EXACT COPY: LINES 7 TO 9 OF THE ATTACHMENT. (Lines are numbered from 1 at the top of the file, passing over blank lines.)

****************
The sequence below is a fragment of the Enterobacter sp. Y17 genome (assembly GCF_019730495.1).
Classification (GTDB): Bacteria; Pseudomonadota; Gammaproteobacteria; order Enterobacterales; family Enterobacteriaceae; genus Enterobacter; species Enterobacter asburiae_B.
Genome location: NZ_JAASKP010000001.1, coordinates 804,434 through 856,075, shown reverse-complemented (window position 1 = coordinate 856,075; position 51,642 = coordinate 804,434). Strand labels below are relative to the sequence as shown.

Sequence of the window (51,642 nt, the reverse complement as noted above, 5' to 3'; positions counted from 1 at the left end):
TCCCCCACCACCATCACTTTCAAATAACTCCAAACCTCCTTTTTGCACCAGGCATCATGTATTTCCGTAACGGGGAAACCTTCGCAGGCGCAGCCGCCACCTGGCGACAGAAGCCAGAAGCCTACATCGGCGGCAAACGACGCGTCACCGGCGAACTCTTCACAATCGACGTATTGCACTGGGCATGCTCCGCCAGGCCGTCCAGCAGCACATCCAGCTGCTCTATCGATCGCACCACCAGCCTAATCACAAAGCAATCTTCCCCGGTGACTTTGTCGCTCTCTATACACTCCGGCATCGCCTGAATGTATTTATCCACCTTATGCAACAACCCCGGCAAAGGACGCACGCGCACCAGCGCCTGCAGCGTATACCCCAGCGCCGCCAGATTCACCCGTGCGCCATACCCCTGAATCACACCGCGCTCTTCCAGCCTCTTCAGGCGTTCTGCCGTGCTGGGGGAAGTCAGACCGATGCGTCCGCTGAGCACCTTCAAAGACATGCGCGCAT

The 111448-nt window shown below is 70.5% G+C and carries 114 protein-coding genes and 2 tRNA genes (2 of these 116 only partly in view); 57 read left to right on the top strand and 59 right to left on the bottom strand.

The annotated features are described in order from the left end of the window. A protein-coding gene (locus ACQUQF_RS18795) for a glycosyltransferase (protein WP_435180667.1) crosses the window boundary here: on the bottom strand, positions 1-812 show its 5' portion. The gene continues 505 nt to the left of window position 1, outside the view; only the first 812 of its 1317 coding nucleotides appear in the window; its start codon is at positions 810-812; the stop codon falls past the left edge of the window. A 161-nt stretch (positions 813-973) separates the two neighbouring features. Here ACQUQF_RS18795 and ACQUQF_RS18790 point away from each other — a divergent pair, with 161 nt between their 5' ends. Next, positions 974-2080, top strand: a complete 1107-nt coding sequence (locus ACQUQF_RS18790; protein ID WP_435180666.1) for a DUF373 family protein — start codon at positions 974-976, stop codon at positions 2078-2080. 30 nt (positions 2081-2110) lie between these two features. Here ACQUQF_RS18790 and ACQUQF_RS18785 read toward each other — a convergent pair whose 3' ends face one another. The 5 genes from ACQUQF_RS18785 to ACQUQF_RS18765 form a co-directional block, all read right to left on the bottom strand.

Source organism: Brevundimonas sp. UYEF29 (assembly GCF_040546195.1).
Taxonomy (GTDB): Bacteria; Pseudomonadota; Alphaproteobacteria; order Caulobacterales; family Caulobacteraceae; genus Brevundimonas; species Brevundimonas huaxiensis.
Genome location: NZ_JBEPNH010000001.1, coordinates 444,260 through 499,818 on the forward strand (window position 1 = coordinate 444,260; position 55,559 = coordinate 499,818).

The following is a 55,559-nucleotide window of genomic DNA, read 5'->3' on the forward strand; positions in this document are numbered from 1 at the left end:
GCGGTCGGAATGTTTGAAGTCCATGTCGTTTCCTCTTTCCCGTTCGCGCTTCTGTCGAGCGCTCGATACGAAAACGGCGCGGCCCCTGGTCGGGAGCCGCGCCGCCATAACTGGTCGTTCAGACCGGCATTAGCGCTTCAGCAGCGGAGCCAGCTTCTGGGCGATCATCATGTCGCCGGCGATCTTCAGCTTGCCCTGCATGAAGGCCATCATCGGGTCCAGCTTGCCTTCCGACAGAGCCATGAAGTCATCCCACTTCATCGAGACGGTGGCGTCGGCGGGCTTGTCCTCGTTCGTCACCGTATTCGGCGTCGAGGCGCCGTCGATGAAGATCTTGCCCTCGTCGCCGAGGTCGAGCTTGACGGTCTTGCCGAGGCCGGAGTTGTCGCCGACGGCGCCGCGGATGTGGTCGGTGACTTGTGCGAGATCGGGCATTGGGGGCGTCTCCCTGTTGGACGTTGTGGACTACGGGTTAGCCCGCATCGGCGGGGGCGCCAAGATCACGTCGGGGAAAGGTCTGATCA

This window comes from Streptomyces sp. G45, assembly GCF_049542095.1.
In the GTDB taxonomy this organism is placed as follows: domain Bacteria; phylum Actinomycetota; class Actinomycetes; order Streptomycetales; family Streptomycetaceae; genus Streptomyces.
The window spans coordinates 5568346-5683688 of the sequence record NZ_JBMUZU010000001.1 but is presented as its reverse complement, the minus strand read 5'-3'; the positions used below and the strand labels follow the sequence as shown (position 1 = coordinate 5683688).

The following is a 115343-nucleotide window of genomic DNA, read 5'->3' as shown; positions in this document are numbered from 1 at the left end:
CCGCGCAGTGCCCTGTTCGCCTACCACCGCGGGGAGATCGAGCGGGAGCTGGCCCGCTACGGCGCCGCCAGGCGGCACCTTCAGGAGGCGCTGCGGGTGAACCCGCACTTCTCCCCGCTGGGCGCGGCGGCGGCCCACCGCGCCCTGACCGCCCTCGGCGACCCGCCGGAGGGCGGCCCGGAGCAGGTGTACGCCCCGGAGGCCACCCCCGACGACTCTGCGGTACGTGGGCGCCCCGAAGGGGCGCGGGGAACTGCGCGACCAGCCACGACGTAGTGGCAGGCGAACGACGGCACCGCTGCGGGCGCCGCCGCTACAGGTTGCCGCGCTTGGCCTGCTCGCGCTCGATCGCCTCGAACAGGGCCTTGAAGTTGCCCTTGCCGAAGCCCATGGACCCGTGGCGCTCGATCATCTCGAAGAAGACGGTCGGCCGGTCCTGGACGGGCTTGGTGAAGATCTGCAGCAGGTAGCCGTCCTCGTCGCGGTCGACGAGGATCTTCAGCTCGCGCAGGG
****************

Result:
The annotated features are described in order from the left end of the window. A protein-coding gene (locus ACQUQF_RS18795) for a glycosyltransferase (protein WP_435180667.1) crosses the window boundary here: on the bottom strand, positions 1-812 show its 5' portion. The gene continues 505 nt to the left of window position 1, outside the view; only the first 812 of its 1317 coding nucleotides appear in the window; its start codon is at positions 810-812; the stop codon falls past the left edge of the window. A 161-nt stretch (positions 813-973) separates the two neighbouring features. Here ACQUQF_RS18795 and ACQUQF_RS18790 point away from each other — a divergent pair, with 161 nt between their 5' ends. Next, positions 974-2080, top strand: a complete 1107-nt coding sequence (locus ACQUQF_RS18790; protein ID WP_435180666.1) for a DUF373 family protein — start codon at positions 974-976, stop codon at positions 2078-2080. 30 nt (positions 2081-2110) lie between these two features. Here ACQUQF_RS18790 and ACQUQF_RS18785 read toward each other — a convergent pair whose 3' ends face one another. The 5 genes from ACQUQF_RS18785 to ACQUQF_RS18765 form a co-directional block, all read right to left on the bottom strand.

Source organism: Brevundimonas sp. UYEF29 (assembly GCF_040546195.1).
Taxonomy (GTDB): Bacteria; Pseudomonadota; Alphaproteobacteria; order Caulobacterales; family Caulobacteraceae; genus Brevundimonas; species Brevundimonas huaxiensis.